I hadn’t felt this excited about the actual journey in a long time. In our fast paced world, travel is too often reduced to destination rather than journey.
Visions of the past seemed to swallow the present and Amtrak’s Empire Builder, so named for Canadian-American railroad tycoon James J. Hill. Hill was dubbed the “Empire Builder” for his part in the expansion and development of America’s northwest in 1889 via his Great Northern Railroad (GNRR was the northernmost transcontinental railroad in the US and the only privately funded and successfully built transcontinental railroad). The route of Amtrak’s present-day Empire Builder (the federally-funded Amtrak assumed operation of Great Northern Railway’s beleaguered flagship train in 1971 and shifted the Chicago to St. Paul leg to the Milwaukee Road route) hasn’t changed much since the days of Hill’s GNRR.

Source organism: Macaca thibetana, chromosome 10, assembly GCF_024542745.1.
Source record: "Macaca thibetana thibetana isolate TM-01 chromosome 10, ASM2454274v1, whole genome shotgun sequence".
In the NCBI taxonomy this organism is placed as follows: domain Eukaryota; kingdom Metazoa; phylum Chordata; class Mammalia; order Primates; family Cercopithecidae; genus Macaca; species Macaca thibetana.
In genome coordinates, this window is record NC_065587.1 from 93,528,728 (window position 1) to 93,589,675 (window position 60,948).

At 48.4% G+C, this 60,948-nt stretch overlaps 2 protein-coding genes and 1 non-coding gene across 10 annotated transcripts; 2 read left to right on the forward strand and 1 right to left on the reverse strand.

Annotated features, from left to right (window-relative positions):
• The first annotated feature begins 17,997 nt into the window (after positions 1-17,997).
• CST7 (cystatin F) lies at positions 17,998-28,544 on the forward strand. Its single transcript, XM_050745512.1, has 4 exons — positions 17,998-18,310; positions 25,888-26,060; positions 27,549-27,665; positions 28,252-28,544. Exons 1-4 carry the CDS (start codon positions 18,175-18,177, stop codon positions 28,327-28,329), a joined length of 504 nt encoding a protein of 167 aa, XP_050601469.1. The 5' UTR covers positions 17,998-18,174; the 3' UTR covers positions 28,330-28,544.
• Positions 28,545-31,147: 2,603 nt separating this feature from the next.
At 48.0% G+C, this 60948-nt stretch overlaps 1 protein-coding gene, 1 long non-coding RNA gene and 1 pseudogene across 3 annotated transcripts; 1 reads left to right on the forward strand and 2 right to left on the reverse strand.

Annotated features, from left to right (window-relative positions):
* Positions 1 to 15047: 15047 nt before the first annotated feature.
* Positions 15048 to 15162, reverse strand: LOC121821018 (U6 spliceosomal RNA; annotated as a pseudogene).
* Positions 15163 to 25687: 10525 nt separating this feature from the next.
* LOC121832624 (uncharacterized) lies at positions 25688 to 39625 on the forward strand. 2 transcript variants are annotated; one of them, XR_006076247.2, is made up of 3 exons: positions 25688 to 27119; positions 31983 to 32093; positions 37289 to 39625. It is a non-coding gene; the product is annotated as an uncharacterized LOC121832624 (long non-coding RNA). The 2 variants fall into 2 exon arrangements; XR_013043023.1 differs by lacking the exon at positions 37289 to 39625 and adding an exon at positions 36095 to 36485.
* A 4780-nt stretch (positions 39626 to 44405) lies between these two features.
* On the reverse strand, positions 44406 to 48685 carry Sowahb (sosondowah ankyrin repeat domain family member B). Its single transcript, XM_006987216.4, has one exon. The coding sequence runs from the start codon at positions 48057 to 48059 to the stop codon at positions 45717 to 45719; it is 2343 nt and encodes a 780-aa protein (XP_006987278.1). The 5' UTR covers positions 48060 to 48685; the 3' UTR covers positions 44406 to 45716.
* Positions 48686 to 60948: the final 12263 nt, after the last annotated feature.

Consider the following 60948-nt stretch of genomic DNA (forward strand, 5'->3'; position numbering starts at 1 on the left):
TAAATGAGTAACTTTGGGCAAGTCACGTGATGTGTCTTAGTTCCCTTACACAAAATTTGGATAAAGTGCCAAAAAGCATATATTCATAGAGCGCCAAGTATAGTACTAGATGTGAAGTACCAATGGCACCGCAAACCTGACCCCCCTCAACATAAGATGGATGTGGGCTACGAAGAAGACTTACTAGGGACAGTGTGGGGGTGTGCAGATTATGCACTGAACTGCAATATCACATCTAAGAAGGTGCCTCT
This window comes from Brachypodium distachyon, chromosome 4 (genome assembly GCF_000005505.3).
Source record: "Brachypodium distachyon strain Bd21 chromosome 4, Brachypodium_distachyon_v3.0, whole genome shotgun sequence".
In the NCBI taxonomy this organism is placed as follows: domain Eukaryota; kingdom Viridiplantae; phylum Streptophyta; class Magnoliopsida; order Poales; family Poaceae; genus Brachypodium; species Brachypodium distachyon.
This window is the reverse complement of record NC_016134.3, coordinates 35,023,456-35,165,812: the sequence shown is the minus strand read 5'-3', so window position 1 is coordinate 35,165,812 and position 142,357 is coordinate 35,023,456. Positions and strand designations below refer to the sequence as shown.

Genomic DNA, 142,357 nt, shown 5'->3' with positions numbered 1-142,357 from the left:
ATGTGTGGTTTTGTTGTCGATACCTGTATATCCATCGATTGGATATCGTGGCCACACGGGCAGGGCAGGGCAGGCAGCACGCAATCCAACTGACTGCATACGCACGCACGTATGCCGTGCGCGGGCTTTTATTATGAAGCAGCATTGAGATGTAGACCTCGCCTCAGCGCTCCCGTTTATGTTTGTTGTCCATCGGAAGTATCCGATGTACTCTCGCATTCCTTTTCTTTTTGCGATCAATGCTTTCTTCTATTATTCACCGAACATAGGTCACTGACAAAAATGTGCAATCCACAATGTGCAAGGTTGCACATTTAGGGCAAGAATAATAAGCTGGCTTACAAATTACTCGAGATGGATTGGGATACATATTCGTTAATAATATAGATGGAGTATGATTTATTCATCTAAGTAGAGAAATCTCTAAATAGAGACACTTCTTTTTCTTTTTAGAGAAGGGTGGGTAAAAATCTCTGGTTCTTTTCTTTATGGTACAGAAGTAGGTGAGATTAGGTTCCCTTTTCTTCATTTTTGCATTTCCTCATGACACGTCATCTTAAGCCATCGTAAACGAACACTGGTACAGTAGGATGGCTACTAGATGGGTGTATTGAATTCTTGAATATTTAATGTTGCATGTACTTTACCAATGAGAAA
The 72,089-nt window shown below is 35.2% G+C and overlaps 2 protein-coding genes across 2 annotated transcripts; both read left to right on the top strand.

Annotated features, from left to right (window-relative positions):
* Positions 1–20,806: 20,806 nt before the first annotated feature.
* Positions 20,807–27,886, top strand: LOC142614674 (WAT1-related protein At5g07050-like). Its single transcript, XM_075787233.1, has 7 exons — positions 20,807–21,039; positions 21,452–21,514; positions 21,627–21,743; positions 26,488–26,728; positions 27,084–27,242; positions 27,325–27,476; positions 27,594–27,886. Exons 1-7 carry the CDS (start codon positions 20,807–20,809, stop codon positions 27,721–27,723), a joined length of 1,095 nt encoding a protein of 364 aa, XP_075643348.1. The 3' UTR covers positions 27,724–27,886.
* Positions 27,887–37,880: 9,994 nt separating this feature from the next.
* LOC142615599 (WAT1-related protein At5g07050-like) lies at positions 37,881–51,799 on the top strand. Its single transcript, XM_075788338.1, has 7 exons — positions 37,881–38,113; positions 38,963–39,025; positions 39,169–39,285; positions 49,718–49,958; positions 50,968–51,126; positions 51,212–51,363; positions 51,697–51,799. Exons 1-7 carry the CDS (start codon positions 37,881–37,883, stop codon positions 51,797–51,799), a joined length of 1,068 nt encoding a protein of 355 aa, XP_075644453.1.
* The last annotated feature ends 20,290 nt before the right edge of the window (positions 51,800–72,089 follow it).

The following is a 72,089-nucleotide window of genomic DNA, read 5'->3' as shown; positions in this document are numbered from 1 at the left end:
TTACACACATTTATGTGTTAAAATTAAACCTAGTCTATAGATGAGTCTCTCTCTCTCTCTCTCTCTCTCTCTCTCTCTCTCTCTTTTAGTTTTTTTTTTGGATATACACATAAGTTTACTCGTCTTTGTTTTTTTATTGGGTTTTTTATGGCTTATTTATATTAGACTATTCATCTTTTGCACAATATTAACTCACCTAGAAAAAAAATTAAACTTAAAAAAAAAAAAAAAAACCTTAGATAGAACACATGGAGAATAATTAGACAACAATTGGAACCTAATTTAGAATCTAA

Twenty-two years of operation for the CZ had commenced on March 19, 1949. It seemed impossible that a mere 80 years earlier greed, grit, and President Abraham Lincoln’s Pacific Railway Act of 1862 had seen east (Union Pacific Railroad laid 1,087 miles of track built by Irish laborers, by Mormons, and by veterans of both the Union and Confederate armies) meet west (Central Pacific Railroad laid 690 miles of track build by 12,000 Chinese immigrants) in the middle (give or take a few miles), at Promontory Summit, Utah, on May 10, 1869.
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